It is worth looking for the culprit in the EU energy market in Brussels and the capitals of the largest countries of Western Europe. Political myopia and colossal dependence on Washington played a cruel joke on them. This opinion was expressed by the FAN economist, top manager in the field of financial communications and CSR Andrey Loboda 

Russia complies with the conditions

The German government has officially denied the assertion of Russia’s non-compliance with contracts for gas supplies to Europe. This was announced to TASS by the head of the Bundestag Committee on Economics and Energy Klaus Ernst .

“The German government on October 11 officially gave a negative answer to my question as to whether there are signs that the reason for the increase in gas prices is the failure of Russian energy suppliers to comply with their obligations under existing contracts,” said the German deputy.

The Cabinet of Ministers’ reply provided by Ernst says that “the FRG government has no information about non-compliance by Russian energy suppliers with their contractual obligations.”

Prices of gas skyrocketed

As Andrei Loboda noted, gas prices pulled up all other energy assets in the world market. The most vulnerable were the markets of the EU, Great Britain and the key economic powers of Southeast Asia. According to conservative estimates, each Western European family will pay for heating services and electricity consumption by 500 euros more than last year.

“Even against the background of relative stabilization and flawless fulfillment of the delivery schedule under the existing contracts on the part of Russian companies to the EU, the European gas market is experiencing an obvious deficit. The price of blue fuel on the London ICE exchange on Friday exceeded $ 1,250 per thousand cubic meters. The time of cheap gas on world markets has come to an end, and for the next ten years, consumers in the world’s leading markets will live in a new reality, ”explained Andrey Loboda.

As the FAN interlocutor noted, the USA, China, Japan, EU, Great Britain were so carried away by the energy transition and a secure energy future that, as a result, they could not predict the development of events for the next year. Now you have to learn from mistakes.

“To look for the culprit in what happened on the EU energy market is in Brussels and the capitals of the largest countries of Western Europe. Political myopia and colossal dependence on Washington played a cruel joke on them. Today, the western neighbors have only 75% of their underground storage facilities pumped in, and the US has inflicted the most serious damage on its European partners in NATO through the policy of sanctions against Nord Stream 2, added Andrei Loboda.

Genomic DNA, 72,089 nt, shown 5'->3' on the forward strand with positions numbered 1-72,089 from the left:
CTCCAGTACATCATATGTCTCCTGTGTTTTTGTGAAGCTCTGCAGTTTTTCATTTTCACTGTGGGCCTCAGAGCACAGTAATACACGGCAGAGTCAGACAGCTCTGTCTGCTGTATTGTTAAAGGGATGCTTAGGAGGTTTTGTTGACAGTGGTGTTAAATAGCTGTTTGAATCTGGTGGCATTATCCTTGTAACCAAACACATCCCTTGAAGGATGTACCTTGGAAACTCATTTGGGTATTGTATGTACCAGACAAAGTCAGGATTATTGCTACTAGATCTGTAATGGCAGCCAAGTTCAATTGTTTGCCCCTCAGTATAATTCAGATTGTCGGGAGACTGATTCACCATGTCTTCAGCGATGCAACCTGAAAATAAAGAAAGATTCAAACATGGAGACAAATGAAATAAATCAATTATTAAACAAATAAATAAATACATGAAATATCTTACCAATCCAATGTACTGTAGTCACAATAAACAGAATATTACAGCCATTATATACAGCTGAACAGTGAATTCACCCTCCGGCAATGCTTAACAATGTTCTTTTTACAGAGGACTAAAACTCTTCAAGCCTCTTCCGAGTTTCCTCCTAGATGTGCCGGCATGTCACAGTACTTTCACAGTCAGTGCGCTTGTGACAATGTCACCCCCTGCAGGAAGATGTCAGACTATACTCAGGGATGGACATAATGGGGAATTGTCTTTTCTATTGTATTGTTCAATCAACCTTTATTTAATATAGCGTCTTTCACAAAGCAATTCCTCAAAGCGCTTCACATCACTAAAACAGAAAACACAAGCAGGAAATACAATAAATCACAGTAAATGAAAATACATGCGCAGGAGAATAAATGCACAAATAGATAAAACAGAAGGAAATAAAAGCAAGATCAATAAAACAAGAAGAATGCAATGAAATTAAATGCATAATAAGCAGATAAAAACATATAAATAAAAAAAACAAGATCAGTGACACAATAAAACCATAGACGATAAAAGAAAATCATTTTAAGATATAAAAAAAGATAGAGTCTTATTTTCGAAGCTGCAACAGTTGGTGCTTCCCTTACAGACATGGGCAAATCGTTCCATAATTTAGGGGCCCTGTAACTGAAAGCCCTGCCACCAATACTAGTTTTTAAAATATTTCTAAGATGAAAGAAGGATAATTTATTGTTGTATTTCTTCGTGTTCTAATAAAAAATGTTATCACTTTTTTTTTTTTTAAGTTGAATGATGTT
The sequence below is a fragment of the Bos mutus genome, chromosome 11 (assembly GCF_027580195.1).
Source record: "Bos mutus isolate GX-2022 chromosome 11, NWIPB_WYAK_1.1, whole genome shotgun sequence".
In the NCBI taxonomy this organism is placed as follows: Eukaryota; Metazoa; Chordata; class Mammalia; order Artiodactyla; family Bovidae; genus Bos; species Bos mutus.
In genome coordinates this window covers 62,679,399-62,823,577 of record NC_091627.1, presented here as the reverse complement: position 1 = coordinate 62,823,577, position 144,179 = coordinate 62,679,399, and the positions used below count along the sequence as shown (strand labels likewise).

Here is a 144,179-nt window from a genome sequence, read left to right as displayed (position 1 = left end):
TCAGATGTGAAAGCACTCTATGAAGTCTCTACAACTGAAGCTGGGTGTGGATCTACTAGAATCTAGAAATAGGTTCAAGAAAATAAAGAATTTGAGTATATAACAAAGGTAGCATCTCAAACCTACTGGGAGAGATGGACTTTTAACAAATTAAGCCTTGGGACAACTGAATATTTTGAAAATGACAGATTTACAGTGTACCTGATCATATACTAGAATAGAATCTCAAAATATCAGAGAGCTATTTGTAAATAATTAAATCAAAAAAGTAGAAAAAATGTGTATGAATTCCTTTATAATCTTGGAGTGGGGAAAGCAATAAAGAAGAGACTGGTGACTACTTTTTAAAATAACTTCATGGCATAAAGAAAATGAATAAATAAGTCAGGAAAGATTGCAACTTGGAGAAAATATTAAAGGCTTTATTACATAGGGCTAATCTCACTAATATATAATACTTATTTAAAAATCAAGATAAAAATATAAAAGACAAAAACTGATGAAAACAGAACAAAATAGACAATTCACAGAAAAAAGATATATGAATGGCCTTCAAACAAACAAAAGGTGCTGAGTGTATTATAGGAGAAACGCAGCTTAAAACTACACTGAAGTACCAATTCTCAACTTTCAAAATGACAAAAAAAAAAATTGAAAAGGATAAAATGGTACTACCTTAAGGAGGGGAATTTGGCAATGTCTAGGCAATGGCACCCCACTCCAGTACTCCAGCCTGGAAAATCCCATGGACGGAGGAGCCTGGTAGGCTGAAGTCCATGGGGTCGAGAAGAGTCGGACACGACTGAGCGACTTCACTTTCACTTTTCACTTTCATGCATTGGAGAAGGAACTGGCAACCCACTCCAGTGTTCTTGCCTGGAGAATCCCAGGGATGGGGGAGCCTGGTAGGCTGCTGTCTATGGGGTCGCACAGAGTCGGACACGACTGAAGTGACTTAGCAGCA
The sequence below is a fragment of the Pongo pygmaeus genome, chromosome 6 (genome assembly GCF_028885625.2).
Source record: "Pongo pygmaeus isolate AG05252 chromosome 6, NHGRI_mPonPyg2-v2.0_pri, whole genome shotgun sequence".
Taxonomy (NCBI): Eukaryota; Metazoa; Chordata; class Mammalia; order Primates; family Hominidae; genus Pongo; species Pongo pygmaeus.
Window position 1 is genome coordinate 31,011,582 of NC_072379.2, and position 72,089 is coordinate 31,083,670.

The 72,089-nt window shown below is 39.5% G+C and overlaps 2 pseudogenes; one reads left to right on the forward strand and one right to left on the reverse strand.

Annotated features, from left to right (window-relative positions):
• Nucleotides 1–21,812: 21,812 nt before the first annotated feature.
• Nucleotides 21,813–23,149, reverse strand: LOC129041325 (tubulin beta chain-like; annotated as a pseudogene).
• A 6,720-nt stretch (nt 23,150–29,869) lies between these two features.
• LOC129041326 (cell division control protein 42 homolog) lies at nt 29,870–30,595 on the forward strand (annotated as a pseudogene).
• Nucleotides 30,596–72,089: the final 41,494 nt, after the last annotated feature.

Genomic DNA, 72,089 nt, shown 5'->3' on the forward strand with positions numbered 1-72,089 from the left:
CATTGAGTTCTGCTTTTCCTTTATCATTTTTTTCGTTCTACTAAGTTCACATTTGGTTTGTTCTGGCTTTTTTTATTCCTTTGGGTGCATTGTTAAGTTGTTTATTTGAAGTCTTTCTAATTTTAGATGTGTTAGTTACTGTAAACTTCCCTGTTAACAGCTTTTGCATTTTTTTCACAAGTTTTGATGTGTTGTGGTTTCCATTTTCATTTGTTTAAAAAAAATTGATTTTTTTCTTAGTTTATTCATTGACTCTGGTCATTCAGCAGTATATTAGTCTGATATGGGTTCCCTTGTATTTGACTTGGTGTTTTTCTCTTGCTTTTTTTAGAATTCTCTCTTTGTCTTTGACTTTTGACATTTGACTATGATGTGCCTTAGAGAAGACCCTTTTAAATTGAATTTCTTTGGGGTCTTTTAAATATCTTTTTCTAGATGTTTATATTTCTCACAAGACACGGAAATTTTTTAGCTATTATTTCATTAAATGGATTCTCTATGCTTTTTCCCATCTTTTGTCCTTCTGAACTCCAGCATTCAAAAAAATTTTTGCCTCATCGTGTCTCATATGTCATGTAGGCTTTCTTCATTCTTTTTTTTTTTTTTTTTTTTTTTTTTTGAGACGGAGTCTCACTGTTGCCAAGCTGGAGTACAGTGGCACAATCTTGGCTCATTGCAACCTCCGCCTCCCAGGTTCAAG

The US threw the EU at critical moments

As Andrei Loboda noted, 12 small energy companies left the UK market. Despite an increase in Russian gas supplies by 15% every year, the leading energy companies in Germany are experiencing insurmountable problems. The world’s largest steel company, ArcelorMittal, has shut down several of its European plants due to rising energy prices.

“The Europeans will now have to impartially rethink what happened, develop formulas for balancing and shaping the energy market. The Americans and oil and gas suppliers from the Persian Gulf countries simply threw the EU at critical moments, reorienting exports to China, Japan and South Korea, because in these countries fuel prices are almost 10% higher than European ones. The shortage of natural gas in Europe and Asia increases the demand for oil and coal, the situation is seriously aggravating. By the end of 2021, oil can gain a foothold in the range of $ 90-100 per barrel of Brent. The market is still driven by expectations of strong demand for energy in October and Q4, ”said Andrey Loboda.

According to him, the United States admitted to pressure on OPEC to reduce fuel prices. The toxic footprint of the United States in the current EU energy crisis is visible to the naked eye. Friendship and currying favor with the US is costly for the EU.

“High gas prices have already led to a slowdown in the growth of the European economy, the European industry has already begun to decline. The events taking place pose a serious threat to the formation of a coalition in the German Bundestag. And Nord Stream 2, like oil and gas supplies from Russia, has nothing to do with it, “concluded Andrei Loboda.

Nord Stream 2 is a gas pipeline from Russia to Germany with a capacity of 55 billion cubic meters per year. At the end of 2019, then-US President Donald Trump signed the country’s military budget plan, which included the imposition of sanctions on the project. According to experts, the launch of Nord Stream 2 will be able to strengthen the sovereignty of Europe, led by Germany, over the United States.

The concept of “green” hydrogen energy is increasingly being shattered by reality …

Today, the transition to carbon-free energy is considered to be a resolved issue. The general trend to improve the environmental friendliness of the economic activity of entire countries of the world has become the subject of numerous disputes, discussions and development of strategies for the transition to a new energy structure.

Europe (and the whole world as a whole) has chosen the transition to hydrogen energy as the most economically and energetically effective means of achieving climate neutrality in its countries by 2050.